December 27, 2007

Will Immigration Provide The Key?

Two candidates, two evolving approaches to immigration. Can either catch the imagination of Republican primary voters? Mike Huckabee and John McCain have tried retooling their message on one of the biggest issues for voters in this election, and their success depends on how well they can communicate the changes in their positions:

While governor, Huckabee gained favor with Hispanic leaders by denouncing a high-profile federal immigration raid and suggesting some anti-illegal immigration measures were driven by racism. He advocated making children of illegal immigrants eligible for college scholarships.

Huckabee's Republican presidential rivals have tried to make an issue of the scholarship plan, portraying him as soft on illegal immigration, an important issue for many GOP voters.

Huckabee responded this month by unveiling a plan to seal the Mexican border, hire more agents to patrol it and make illegal immigrants go home before they could apply to return to this country.

He's also touted the support for his candidacy of the founder of the Minuteman Project, an anti-illegal immigration group whose volunteers watch the Mexican border.

The AP's Andrew DeMillo notices Huckabee's new "tone", as do immigration-rights activists. They say that Huckabee took a different approach while Governor, focusing on broader solutions rather than simple enforcement. In 2005, he opposed requiring proof of citizenship when registering to vote, another Republican hot-button issue. The immigration plan Huckabee put forward in his campaign shows a significant movement towards the conservatives in the party, and the activists don't like it at all.

McCain's transition has been less dramatic. He still believes in comprehensive reform and the principles of the bill that he championed this summer, but now understands that the priorities of it have to change to build support. He pledges to secure the borders separately and first before launching any other initiatives:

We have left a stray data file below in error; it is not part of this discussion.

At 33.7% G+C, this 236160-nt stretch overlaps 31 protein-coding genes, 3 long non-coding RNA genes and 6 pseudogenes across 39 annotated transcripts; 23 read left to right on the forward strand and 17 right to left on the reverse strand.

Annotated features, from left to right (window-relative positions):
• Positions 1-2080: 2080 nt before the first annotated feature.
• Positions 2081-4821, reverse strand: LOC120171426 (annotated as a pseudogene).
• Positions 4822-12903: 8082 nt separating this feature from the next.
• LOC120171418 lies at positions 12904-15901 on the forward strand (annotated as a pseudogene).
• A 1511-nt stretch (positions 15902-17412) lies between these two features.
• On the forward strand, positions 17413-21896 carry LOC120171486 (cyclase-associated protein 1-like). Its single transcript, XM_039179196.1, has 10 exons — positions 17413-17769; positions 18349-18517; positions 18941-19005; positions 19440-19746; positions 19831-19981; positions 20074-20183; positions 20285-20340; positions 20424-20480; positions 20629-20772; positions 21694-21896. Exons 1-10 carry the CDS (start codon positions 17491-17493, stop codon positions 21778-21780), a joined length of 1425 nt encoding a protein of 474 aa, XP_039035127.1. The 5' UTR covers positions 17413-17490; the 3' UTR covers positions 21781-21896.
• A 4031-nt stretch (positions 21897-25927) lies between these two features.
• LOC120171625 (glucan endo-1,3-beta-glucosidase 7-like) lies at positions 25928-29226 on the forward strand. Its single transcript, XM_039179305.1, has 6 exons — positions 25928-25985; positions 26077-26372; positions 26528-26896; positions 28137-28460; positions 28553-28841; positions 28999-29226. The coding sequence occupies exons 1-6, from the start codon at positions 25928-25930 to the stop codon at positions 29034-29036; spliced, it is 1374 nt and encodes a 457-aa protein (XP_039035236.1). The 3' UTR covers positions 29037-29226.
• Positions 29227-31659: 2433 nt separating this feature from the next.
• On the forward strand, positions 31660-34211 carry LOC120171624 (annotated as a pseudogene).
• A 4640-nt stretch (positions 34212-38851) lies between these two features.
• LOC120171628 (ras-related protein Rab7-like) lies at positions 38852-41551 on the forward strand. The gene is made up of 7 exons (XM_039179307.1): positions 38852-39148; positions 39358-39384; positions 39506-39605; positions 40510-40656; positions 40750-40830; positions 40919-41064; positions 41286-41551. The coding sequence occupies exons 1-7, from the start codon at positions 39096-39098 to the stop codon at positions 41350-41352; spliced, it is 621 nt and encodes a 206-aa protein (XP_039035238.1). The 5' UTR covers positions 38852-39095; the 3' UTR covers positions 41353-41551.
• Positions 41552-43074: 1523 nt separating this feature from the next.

"I will secure the border and I would have the border state governors certify that their border are secure," he said, "Then, we would move onto other issues," such as what to do about those illegal immigrants already in the country.

He hasn't exactly renounced the bill he championed in the spring, but he has fine-tuned his position and changed the emphasis to assure the skeptics and critics -- and there are many -- that dealing with the fate of those already in the country only occurs after the borders are secured.

"I still believe we have to have a temporary worker program that works and addresses the issues of the 12 million people that are here illegally," McCain said in Weare, racing through this part of his answer in much the same way announcers do with the disclaimers at the end of pharmaceutical commercials.

Then, more slowly, more emphatically, he added: "But we've got to first secure the borders to assure the American people that if you address the other parts of the issue we will not have another 12 million illegal immigrant come into our country."

Of the two, McCain may have the easier time convincing people, but both will have their share of difficulties. Perhaps even more than on abortion, which most people recognize as an issue on which presidents only have little impact, Republicans are not looking for born-again hardline conservatives. They want a candidate who has consistency on immigration and border security.

Unfortunately, they're not finding it among the current front-runners, which give both Huckabee and even McCain -- the bete noir of the GOP on this issue as late as July -- a chance to make a case for conversion. Both men have records at odds with the mainstream of their party. McCain, having been in the national spotlight on it much more than Huckabee, cannot make the kind of shift that Huckabee did without losing all credibility, even if he wanted to do so, and he obviously doesn't.

Can either or both men reach an accommodation with Republicans on this issue? Or will other issues, such as the BCRA and Huckabee's populism, act as an anchor on their ascent?


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